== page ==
tribe correspondent Alice Beatty provides some short, sharp media commentary on medialand’s continuing hypocrisy on women’s attire.
For the next couple of weeks, all eyes will be on Rio as the Summer Olympics kick off and athletes from around the world compete to try and take home the gold. It is an event that captivates everyone’s attention and displays the amazing things human beings can do; it’s a true celebration of different people and cultures coming together. However, despite the incredible achievements the 2016 games has already seen, the internet seems to be preoccupied with something else. Over the last couple of days, everytime I scroll through twitter or look at a news feed, there seems to be a debate over what women at the Olympics are choosing to wear. Yes, you read that right.
Helen Skelton, a BBC correspondent (pictured above), caused an uproar on twitter when she decided to wear a blue mini dress while commentating on the swimming, so much so that people felt the need to discuss whether she was wearing any underwear. I had to ask myself, are people really talking about this? I couldn’t believe that her wardrobe choices were actually becoming headline news and that it overshadowed British athlete Adam Peaty breaking a world record on the same day. How are her clothes this important? Why were people getting so offended by a woman showing her legs in 30C’ weather? I would think that the attention should be paid towards her entertaining presenting that she had to do at two in the morning. Her wardrobes choices are being scrutinized everyday, with even one newspaper commenting on her shoulders being shown, which prompted Skelton’s parent’s to react by saying ‘There’s a lot of stuff going on in the world, I can’t believe people are bothered by Helen’s dress.’ A very valid point, which I would also like support by saying that no one seems to be bothered by her co presenter Mark Foster’s shorts, as he is showing just as much leg as she is, yet he can do it without causing offense?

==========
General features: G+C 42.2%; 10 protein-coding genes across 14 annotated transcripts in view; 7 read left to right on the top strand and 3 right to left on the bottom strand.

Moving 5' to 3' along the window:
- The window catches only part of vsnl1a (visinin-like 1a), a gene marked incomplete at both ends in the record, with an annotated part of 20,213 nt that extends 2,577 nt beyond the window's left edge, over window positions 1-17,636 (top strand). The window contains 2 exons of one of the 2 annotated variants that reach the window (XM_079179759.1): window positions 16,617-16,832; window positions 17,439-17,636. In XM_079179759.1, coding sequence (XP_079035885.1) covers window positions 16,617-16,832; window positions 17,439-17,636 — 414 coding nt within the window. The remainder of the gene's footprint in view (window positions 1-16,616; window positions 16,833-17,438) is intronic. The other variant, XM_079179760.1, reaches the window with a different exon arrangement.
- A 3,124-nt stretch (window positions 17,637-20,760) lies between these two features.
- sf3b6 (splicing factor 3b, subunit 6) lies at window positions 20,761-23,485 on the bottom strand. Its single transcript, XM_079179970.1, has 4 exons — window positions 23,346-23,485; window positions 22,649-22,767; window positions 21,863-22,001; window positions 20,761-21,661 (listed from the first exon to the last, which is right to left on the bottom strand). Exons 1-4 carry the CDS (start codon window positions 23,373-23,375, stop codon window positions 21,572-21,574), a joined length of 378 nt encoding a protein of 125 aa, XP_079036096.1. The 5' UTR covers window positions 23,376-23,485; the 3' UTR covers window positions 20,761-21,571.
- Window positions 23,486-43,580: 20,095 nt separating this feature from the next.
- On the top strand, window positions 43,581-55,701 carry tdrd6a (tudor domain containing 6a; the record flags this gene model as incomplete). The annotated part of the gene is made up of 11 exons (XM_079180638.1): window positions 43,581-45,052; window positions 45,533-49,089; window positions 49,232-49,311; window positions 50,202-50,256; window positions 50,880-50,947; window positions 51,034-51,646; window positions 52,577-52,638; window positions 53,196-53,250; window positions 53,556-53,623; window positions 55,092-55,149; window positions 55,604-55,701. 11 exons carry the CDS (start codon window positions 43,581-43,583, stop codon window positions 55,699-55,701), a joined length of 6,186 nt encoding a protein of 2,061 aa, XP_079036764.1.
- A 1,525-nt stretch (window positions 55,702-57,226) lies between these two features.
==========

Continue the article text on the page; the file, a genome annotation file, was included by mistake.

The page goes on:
This unfortunately is not the only time a woman’s choice of clothing has sparked a debate, as the now famous image of a women’s volleyball game has got everyone talking. Egyptian athlete Doaa Elghobashy approached the net as did Germany’s Kira Walkenhorst during their match, and the photo shows the incredible difference between two cultures due to what both women are wearing.
I think this is such a powerful image as it really represents what the Olympics stands for as anyone, no matter where they come from can compete represent their country. However many are discussing the picture and trying to decide which is worse, a woman in a burka or a bikini? Many are saying it shows the extremes of how women are required to look, covered up or showing too much. But what no one seems to be saying is how Elghobashy and her team are actually making history as they are Egypt’s first beach volleyball team to reach the Olympics, which should be an incredible moment no matter what they are wearing. Elghobasy told The Associated Press ‘I have worn the hijab for 10 years […] It doesn’t keep me away from the things I love to do, and beach volleyball is one of them’. This again highlights what the Olympics should be about as women like this are inspiring younger generations of girls to get into sports as they are examples that women are capable of anything, no matter what their culture is or what they decide to wear.
This will do doubt remain an iconic image from the 2016 Olympics in Rio, and I hope it does for the right reasons because it will inspire so many girls around the world. Women athletes deserve so much more respect than simply being reduced to what they look like and having their body parts sexualised when they are simply dressing weather-appropriately. Their male counterparts never seem to have to deal with this scrutiny, a perfect example being how Serena Williams is portrayed throughout the media. Regarded as the greatest female tennis player of all time, a tournament cannot go by without comments surrounding what she wears, her body shape being labelled ‘like a man’ and comparing it to other female players. Compared to men’s tennis, and someone like Roger Federer, arguably the greatest of all time, I have never heard one commentator discuss his body shape or choice of outfit.
Hopefully one day women will be able to participate in sport with their achievements being the only thing to make headlines instead of what they look like or what they decide to wear.